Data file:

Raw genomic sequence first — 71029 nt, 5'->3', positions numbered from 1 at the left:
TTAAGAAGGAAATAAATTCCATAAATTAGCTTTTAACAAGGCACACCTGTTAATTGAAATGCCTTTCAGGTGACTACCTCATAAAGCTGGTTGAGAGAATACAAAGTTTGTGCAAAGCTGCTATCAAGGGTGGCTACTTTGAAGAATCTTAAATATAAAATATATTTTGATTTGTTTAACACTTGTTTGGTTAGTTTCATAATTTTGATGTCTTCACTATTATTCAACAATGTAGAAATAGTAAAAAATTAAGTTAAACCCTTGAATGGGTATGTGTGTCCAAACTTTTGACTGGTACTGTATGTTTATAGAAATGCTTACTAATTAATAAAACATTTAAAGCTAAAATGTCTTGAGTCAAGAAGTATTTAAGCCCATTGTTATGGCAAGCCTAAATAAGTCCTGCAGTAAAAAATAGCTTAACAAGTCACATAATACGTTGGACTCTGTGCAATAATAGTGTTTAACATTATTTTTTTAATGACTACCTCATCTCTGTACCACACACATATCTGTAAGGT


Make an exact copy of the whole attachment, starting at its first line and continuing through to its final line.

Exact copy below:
Raw genomic sequence first — 71029 nt, 5'->3', positions numbered from 1 at the left:
TTAAGAAGGAAATAAATTCCATAAATTAGCTTTTAACAAGGCACACCTGTTAATTGAAATGCCTTTCAGGTGACTACCTCATAAAGCTGGTTGAGAGAATACAAAGTTTGTGCAAAGCTGCTATCAAGGGTGGCTACTTTGAAGAATCTTAAATATAAAATATATTTTGATTTGTTTAACACTTGTTTGGTTAGTTTCATAATTTTGATGTCTTCACTATTATTCAACAATGTAGAAATAGTAAAAAATTAAGTTAAACCCTTGAATGGGTATGTGTGTCCAAACTTTTGACTGGTACTGTATGTTTATAGAAATGCTTACTAATTAATAAAACATTTAAAGCTAAAATGTCTTGAGTCAAGAAGTATTTAAGCCCATTGTTATGGCAAGCCTAAATAAGTCCTGCAGTAAAAAATAGCTTAACAAGTCACATAATACGTTGGACTCTGTGCAATAATAGTGTTTAACATTATTTTTTTAATGACTACCTCATCTCTGTACCACACACATATCTGTAAGGT